There is no denying the hard graft that went into (and still goes into) the fishing industry. Tales of how women followed the fleet of fishing boats and travelled to find work as skilled fish gutters, and how men lost their lives in rough seas, were all hard to read.
The star of the show was a scale model of an oil rig that towered up through a central atrium from the ground floor up to the third floor. Minute detail of machinery, equipment, helicopters and of course the men and women who work on board.
We really enjoyed our visit here, learning about the Granite City’s connection with the sea and it’s use of the habour. It is free to enter but donations can be made. Just a short walk from the city centre and Union Street it really is worth a visit.
Peterhead Prison Museum
Some of you may already know that I used to work for the Police in a custody block and have many a tale to tell about dealing prisoners/detainees, but nothing on the scale of Peterhead Prison Museum.
This is definitely one of my most favourite visitor attractions, for several reasons. Firstly the tour is a self guided audio tour and for me I like this because I retain more of the information given. Much better than having to read lots of information boards especially if it is busy. Wandering around the actual cells that people lived in for many years after committing serious crimes made the hairs stand up on my arms a couple of times.
Secondly, it is very well restored and the added bonus of being able to speak to one of the old prison officers. Not just any prison officer though, Jackie Stuart. He was held hostage during the 1987 riots which resulted in him being taken up onto the roof of one of the prison blocks with a chain around his neck! Safely saved by the SAS and now lives to tell the tale. Jackie, now in his eighties, will happily tell stories of his life as a prison officer and it really is an honour to have spoken with him.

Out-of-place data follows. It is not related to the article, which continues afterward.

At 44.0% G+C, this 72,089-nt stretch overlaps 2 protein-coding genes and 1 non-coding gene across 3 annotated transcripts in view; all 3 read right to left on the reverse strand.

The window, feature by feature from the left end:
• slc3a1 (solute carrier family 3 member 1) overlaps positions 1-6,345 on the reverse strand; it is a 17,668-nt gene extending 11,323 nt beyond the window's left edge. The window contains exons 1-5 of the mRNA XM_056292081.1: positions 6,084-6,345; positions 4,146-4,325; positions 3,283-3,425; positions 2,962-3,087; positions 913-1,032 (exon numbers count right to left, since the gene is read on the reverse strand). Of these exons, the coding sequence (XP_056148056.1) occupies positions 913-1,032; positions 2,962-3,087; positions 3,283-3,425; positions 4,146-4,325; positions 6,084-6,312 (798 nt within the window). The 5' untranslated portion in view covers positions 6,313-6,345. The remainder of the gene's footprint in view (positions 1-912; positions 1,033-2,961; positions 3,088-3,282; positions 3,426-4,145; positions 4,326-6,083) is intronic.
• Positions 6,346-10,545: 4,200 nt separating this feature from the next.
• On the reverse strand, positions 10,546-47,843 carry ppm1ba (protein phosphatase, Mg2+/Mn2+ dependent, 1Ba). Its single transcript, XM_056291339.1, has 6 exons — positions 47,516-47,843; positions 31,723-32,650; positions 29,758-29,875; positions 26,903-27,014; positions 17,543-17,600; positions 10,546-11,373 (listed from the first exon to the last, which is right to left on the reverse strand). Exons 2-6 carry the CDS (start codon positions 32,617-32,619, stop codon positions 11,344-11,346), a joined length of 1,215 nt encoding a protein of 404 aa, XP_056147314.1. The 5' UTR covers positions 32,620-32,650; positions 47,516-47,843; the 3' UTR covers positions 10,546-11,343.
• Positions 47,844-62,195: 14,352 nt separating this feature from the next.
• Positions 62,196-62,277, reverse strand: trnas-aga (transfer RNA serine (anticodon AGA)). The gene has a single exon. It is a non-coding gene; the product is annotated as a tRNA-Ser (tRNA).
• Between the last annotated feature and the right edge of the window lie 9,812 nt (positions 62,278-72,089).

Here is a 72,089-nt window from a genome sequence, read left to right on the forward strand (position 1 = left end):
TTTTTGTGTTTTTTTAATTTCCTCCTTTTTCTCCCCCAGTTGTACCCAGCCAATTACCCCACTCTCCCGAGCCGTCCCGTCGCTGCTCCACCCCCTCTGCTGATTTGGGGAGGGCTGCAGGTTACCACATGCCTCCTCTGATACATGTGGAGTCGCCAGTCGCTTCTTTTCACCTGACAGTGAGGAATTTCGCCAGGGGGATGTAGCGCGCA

Thirdly, the fact that this was the ACTUAL prison, where ACTUAL men were kept under lock and key for some heinous crimes. You couldn’t replicate this by building it now, you wouldn’t get the atmosphere or have that feel of history.
One place that did totally give me the heeby-jeebies was the silent cell. Outwith of the main block there is a single cell and there is nothing in there. The door is so thick but just to make sure no sound from the outside world can be heard, there is a second door. This absolutely made my blood run cold and I couldn’t even step through the door.
On a lighter note, all of the staff and volunteers are amazing, Full of enthusiasm, knowledge and a passion of the new life that the old HMP has been given. There are still lots of plans to add to the museum and plenty of events. For those brave enough there is a Halloween event….. rather you than me!
There is a large car park and at the end of the tour you get to the tea rooms and they serve sandwiches and hot and cold drinks.
With all our walking, exploring and photographing we stopped off for drinks and food in various places. Here are some of them:
Castleton Farm Shop – Just a few miles south of Stonehaven on the A90. I have stopped here on several occasions and they do fabulous food, hot and cold drinks and the cake. Well the cake is to die for. All homemade and the stuff Instagram profiles are made for. My favourite meal here has to have been the goats cheese salad.
Molly’s Cafe Bar – On the sea front in Stonehaven and not far from the lido. An extensive menu but THE most incredible milkshakes!
Monsoona – Just off of Union Street in Aberdeen city centre we had a lovely curry, selection of side dishes and pickles. Really tasty and reasonably priced too. The Dude makes a cracking curry at home and so I am quite fussy about my favourite spiced food but this was super tasty.
All in all we thoroughly enjoyed our weekend visiting Aberdeenshire and we shall definitely be back as there are plenty of beaches, castles and coastal walks to be done. I would say that even if you think Scotland’s east coast isn’t for you, you should still give it a try. You might surprise yourself.